Medscape surveyed over 6300 physicians, primarily for their views on various health plans. 64% of respondents were mail, 9% worked in primary care, 45% were in a physician-owned solo or group practice and 40% were either hospital-based or in a hospital-owned group. (Insurer Ratings) In regard to which large health plans they are contracted with, 87% said Aetna, 85% the Blues plans and UnitedHealthCare, and 82% Cigna. Important factors in participating with a plan are almost all linked to pay, such as the level of reimbursement, the number of denials, ability to get denials reconsidered, speed of payment and general ease of doing business. The majority of doctors, 82% contract with 6 or more health plans. 84% accept Medicare and only 5% have stopped accepting it in the last two years, but 12% said they will stop participating in 2015. Only 65% currently participate in Medicaid, 12% have dropped it in the past two years and 21% plan to end participation in 2015. The physicians who do accept Medicaid generally report an increase in Medicaid patients since the advent of the reform expansion. We have to wait and see what doctors actually do, but the stated intent to drop Medicare should be carefully watched and if 21% actually left Medicaid, that program will have a very difficult time with access to physician services.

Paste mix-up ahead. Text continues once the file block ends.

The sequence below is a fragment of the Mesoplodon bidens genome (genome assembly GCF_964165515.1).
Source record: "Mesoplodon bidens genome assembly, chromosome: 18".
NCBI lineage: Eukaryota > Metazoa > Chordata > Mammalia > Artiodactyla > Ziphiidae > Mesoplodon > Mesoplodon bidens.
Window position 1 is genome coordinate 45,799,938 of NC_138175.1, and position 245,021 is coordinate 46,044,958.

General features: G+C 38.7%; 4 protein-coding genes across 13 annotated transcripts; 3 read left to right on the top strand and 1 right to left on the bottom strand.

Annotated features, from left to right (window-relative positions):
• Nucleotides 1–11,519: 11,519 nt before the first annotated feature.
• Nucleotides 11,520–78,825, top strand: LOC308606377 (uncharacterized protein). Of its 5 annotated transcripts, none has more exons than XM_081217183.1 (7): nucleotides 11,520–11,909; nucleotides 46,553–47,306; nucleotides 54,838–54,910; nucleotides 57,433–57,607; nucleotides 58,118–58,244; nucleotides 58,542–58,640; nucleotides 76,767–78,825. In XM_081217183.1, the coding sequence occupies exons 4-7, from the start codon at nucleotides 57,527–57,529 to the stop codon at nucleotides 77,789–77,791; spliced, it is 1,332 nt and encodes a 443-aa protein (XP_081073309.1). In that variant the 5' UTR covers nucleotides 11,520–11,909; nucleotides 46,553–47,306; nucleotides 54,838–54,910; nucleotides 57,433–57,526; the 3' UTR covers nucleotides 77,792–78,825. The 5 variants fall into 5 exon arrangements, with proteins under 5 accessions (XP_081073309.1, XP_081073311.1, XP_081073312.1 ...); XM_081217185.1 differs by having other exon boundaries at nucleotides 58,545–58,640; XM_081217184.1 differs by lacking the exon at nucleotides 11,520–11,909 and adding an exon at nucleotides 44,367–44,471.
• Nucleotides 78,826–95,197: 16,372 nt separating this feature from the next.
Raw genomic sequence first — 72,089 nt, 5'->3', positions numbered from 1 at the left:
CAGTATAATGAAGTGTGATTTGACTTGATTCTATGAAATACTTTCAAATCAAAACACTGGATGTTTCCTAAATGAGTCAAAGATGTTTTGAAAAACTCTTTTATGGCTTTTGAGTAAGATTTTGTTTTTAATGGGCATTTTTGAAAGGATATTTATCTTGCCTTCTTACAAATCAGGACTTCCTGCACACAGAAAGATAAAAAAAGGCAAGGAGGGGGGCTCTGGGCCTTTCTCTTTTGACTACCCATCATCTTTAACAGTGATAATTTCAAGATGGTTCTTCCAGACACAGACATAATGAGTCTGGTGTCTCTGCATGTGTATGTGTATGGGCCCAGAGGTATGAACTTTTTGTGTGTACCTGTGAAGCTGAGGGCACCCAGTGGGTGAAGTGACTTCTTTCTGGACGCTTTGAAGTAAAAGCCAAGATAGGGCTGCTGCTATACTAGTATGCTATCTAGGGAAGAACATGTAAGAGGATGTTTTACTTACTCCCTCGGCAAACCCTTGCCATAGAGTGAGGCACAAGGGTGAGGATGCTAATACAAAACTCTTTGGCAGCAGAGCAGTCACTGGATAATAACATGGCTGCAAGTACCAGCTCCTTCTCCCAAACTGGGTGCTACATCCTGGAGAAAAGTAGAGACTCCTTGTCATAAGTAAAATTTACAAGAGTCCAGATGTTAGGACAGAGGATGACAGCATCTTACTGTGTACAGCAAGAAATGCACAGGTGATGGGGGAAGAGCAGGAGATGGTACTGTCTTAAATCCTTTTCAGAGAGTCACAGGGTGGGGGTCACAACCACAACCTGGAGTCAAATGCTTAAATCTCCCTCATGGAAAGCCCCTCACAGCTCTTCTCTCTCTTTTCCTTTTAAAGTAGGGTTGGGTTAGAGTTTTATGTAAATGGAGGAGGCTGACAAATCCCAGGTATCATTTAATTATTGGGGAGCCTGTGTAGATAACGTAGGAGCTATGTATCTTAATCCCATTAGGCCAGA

Physicians were asked to rate plans on a 1 to 5 scale. The rankings are generally clustered and no plan scores really well on any issue. The top three on an overall basis were the Blues plans at 3.3, Aetna at 3.2 and Cigna at 3.2. The major movement in the rankings was that UnitedHealthCare has trended down since 2011. As you might imagine, there is not real satisfaction with reimbursement from any health plan, but the Blues plans and Aetna rank best at 3.0. Medicare is at 2.5. There was some variance in rankings across specialties. Interesting to look at private health plan payments in comparison to Medicare. 27% of doctors said their average reimbursement from Blues plans was above 110% of Medicare rates, the highest among health insurers, while 40% said their average payment from Humana was at or below Medicare reimbursement. In terms of ease of doing business, the Blues come out on top slightly, at 3.2, followed by Aetna and Cigna at 3.1. The fewest claim denials are from Medicare, followed by the Blues. The Blues have the best ranking on speed of payment at 3.4, trailed by Medicare at 3.3. The Blues plans account for 65% of patient visits on average across these respondents, followed by UnitedHealth at 18%, and Aetna at 10%. The Blues are responsible for 60% of collected dollars, on average. Not a lot of great happiness with health plans out there in physician land, but then we already knew that.